Alan Jackson managed to finish the song that day, but felt uneasy about recording the track. He didn't want to be seen as someone who wanted to capitalize on a devastating tragedy. But with the blessing of his wife and his record producer, he ended up doing just that, and the song ended up on his 2002 album 'Drive'.

On November 7, 2001, the CMA Awards were to be broadcast on CBS, and Alan Jackson was a scheduled performer at the show. He was originally intending on performing the song 'Where I Come From', but at the last minute, the decision was made for him to sing the new song he had written in tribute of the 9/11 attacks. And so, on that night, Alan Jackson debuted this powerful and moving single.

ARTIST: Alan Jackson
SONG: Where Were You (When The World Stopped Turning)
ALBUM: Drive
DATE RELEASED: November 26, 2001

The song ended up getting Alan Jackson a standing ovation at the awards ceremony, and when the song was officially released on November 26, it immediately shot to the top of the country music charts. Even ten years after the fact, it remains one of Alan Jackson's most remembered and loved songs in his whole career.

So, let's take the main question in his song, and ask it here.

Where were you when the world stopped turning that September day?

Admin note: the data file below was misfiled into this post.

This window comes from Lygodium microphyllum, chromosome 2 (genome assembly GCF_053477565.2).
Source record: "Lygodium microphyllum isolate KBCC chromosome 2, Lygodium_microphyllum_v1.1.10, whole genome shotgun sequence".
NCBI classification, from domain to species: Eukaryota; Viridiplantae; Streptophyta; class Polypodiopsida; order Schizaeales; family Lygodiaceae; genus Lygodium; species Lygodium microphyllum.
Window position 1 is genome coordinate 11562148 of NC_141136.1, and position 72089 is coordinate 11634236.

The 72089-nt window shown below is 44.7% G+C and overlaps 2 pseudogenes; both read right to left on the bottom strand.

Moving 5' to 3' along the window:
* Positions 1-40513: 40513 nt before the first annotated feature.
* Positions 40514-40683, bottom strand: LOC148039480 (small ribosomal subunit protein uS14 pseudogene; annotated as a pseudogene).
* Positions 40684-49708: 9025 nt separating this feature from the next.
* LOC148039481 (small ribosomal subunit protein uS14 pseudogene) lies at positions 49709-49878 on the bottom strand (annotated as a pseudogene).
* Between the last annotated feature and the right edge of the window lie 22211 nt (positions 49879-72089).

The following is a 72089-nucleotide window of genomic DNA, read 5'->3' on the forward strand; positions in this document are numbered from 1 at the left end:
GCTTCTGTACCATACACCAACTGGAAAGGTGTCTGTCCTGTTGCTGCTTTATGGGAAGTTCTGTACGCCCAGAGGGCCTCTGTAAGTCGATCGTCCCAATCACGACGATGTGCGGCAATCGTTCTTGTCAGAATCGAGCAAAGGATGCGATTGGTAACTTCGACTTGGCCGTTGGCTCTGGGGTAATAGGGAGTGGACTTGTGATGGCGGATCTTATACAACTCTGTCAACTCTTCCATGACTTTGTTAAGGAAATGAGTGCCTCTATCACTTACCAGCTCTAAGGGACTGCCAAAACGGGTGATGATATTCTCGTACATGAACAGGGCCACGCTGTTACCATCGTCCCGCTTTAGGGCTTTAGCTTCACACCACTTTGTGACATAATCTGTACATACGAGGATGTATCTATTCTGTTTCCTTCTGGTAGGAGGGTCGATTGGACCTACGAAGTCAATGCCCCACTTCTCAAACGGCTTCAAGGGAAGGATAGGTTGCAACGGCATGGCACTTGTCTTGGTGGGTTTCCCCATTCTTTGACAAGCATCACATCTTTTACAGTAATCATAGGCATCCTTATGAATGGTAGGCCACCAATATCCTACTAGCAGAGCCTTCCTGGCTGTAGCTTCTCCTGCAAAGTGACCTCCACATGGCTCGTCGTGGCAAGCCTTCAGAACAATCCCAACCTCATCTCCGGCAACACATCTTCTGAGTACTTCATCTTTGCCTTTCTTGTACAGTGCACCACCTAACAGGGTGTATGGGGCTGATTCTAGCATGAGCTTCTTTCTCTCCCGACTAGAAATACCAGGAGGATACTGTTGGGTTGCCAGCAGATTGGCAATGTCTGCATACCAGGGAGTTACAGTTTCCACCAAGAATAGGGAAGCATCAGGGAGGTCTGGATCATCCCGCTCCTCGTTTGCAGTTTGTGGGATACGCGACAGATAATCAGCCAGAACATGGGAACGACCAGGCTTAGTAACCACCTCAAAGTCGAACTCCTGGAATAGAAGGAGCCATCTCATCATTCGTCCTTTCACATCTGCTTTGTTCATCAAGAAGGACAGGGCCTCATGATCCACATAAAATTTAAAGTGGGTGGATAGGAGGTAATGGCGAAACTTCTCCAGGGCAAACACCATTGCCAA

I can tell you exactly where I was. And I can tell you that my story is filled with a lot of tragic irony in a sense.

On September 11, 2001, I had woken up early that day. I think it must have been around 8:00am. I was a young man of twenty back on that day, attending classes at a university campus in Ottawa, Ontario. That particular day, I had a film studies class at approximately 10:30 that morning, so I had some time to kill. My film studies class luckily enough was in the same building as the journalism department, and that building happened to have a student computer laboratory there. Since I didn't own a computer at that time, and since the Internet was free for university students to use at any time, I figured that I would spend some time at the lab while I waited for class to start.

So, I happened to come across a forum for a website I used to visit called Yesterdayland, which was a site that celebrated retro fads from various eras. Kind of almost like what this blog is trying to do in a way. Only this blog is a lot more personal.